His success as a coach and athletic director at Fairmont East High School caused the principal there to recommend him for the job at West Liberty. In the early years he was essentially the entire Athletic Department: he was the Athletic Director, coached football, basketball and baseball, taught physical education, scheduled games, lined the field, ordered and managed equipment, drove the equipment truck and arranged transportation. He was very frugal in his management of department funds. After the Hilltoppers took the lead in a football game with a successful conversion kick, my dad asked the celebrant kicker, “Why did you kick it so hard? That ball cost $14.95.”
Despite tough early years at West Liberty, my father’s perseverance coupled with enrollment and greater institutional growth allowed the Athletic Department to flourish. He was able to bring on new coaches and sports including track, boxing, tennis, golf and wrestling. The opportunities for growth applied to him as well; he earned his master’s from the University of Michigan in 1935 and began working on his doctoral degree at the University of Pittsburgh upon the encouragement of then-college President Dr. Paul Elbin. His studies were put on hold by his service in the U.S. Navy during the World War II, he was commissioned as a Lieutenant in 1943 and was honorably discharged as a Lieutenant Commander in 1946. His service in the Navy was his only interruption in his 38-year career at West Liberty. He completed both of his postgraduate degrees while continuing to work full time.
My father left coaching in 1957 when Dr. Elbin asked him to become the Dean of Students. He was reluctant to leave coaching and the young men he so enjoyed working with, but he realized the Dean of Students position was necessary for the future growth of the institution. He held the deanship for 10 years before he reached mandatory retirement age for administrators at 65. He continued to teach until he was 70, and served one final year as acting Athletic Director. He finally retired in 1971.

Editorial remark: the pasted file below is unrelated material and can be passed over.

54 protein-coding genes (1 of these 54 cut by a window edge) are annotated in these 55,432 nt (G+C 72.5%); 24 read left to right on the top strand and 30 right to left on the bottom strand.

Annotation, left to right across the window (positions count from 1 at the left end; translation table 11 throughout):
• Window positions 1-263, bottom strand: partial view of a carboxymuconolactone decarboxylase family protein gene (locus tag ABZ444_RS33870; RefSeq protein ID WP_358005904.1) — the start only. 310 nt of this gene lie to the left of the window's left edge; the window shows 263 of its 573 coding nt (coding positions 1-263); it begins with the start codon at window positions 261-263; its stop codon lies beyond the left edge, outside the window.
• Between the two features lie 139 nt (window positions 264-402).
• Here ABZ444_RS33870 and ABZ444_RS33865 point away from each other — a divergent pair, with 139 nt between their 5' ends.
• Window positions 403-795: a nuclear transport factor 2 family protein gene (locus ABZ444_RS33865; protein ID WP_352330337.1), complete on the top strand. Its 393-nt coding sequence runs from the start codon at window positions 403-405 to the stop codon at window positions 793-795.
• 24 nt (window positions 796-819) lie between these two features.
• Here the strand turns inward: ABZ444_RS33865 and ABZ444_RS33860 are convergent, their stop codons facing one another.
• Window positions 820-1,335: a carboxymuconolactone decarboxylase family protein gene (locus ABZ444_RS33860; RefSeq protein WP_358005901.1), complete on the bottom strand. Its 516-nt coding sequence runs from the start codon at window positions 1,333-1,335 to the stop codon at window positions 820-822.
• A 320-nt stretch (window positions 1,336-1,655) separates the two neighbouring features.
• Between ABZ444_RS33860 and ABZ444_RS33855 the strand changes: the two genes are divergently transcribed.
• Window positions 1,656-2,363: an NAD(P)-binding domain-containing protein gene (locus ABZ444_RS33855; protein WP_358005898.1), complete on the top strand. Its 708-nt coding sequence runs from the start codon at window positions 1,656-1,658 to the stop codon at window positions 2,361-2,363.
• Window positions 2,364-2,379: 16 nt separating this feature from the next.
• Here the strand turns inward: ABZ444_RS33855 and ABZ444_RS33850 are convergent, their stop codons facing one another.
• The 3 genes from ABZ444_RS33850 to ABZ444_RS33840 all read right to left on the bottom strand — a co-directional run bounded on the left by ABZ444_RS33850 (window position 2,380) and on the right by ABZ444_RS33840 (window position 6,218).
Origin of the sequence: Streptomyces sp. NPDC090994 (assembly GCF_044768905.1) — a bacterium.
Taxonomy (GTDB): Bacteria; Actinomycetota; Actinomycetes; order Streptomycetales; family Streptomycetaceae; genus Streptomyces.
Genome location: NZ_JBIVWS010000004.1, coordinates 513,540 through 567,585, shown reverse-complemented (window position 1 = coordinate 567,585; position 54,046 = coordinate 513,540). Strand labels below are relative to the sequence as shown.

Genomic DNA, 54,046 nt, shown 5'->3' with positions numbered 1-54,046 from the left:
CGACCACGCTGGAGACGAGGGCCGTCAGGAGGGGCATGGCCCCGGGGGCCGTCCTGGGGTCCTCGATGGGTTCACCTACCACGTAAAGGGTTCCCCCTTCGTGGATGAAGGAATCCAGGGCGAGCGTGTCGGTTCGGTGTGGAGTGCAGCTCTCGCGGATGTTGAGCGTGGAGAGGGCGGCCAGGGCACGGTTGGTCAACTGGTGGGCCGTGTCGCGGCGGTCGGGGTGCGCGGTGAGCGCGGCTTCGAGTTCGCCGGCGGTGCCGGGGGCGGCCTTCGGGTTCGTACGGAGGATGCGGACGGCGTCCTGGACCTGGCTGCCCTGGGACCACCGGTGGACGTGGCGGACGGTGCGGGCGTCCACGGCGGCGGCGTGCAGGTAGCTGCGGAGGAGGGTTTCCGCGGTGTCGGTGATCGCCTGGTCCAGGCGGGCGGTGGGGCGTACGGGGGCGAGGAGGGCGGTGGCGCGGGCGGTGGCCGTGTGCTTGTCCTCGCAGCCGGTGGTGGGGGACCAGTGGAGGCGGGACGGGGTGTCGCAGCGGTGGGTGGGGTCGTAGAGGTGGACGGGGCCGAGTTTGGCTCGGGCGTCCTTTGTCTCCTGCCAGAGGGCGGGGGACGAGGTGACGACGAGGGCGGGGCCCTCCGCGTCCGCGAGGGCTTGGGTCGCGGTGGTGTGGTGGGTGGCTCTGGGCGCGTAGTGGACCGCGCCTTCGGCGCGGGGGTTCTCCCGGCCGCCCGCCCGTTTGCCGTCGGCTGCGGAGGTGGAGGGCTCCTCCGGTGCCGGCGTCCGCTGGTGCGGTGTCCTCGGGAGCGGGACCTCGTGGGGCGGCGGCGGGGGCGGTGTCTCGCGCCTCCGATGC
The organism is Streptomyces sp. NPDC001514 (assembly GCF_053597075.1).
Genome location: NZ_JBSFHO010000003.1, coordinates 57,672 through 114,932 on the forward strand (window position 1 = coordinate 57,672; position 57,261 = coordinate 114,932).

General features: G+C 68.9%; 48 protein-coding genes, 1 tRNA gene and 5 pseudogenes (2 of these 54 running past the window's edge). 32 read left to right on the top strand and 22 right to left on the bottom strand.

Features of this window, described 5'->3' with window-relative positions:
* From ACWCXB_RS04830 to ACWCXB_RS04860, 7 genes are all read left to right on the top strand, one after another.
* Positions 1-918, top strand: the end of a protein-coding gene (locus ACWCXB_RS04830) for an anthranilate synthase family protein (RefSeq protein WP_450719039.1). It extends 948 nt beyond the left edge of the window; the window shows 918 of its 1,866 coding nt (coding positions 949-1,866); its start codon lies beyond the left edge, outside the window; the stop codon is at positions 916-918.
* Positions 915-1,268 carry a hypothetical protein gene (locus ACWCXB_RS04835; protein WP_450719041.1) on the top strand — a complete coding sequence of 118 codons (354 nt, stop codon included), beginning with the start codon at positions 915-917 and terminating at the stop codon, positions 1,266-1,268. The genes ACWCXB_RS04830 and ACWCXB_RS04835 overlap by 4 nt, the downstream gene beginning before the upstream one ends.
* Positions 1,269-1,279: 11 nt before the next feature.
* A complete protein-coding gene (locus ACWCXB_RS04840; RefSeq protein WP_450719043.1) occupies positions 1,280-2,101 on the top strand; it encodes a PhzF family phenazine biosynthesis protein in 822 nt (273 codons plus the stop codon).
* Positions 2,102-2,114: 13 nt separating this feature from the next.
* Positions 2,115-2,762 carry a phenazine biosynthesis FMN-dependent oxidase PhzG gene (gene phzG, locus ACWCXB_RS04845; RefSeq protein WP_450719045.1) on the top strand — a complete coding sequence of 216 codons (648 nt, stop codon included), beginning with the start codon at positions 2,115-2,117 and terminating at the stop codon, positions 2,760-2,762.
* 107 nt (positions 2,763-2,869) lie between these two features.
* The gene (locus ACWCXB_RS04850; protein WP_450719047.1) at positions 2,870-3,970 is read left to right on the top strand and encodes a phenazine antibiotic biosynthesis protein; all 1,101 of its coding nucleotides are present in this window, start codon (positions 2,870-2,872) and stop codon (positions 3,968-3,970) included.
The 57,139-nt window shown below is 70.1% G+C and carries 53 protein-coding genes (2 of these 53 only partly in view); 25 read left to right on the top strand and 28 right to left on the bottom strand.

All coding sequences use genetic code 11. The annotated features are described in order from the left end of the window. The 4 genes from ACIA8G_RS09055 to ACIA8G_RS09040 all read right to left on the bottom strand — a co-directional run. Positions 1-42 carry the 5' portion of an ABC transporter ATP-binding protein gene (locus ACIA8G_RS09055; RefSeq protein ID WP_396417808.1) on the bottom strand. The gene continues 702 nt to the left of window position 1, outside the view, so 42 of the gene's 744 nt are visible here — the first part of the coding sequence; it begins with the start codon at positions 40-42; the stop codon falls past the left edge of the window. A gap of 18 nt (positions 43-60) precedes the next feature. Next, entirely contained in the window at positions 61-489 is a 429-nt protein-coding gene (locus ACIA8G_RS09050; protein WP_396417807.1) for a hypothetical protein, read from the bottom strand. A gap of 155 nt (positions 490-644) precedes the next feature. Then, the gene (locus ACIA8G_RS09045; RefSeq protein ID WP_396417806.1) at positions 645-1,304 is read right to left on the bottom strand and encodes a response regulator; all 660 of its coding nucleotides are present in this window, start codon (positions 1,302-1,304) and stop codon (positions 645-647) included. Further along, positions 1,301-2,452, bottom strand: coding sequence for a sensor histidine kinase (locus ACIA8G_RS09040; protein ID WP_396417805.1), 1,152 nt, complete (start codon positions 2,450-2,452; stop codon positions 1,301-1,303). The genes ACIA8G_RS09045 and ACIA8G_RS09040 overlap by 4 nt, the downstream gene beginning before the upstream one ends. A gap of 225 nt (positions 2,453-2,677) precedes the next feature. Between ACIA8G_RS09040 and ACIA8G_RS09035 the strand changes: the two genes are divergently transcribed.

My father handled some sticky situations as Dean. He was tough, but fair. He respected the individual regardless of station in life and in turn he was greatly respected. There was something about my dad that made you want to do the best you could for him. You just didn’t want to disappoint Coach.
Throughout Joe Bartell’s life, he provided to West Liberty students the same opportunity for an education and the better life that he had received. He loved West Liberty, and spent the majority of his professional life in service to the University. When he finally retired, my husband and I suggested he live with us in Connecticut. He said, “Why would I want to do that? West Liberty is where I belong.”
The Joseph A. Bartell Memorial Scholarship Endowment was created in 1993 by Dr. Bartell’s children to honor his legacy at West Liberty University. The scholarship is given to one male and one female student athlete per year based on athletic, academic and extra-curricular achievement.
If you would like to make a contribution to Joseph A. Bartell Scholarship Endowment, you can donate online or mail a check to:
West Liberty University Foundation
208 University Drive
College Union Box 126
West Liberty, WV 26074
To learn more about securing your legacy, please call (304) 336-5635 or visit our planned giving page.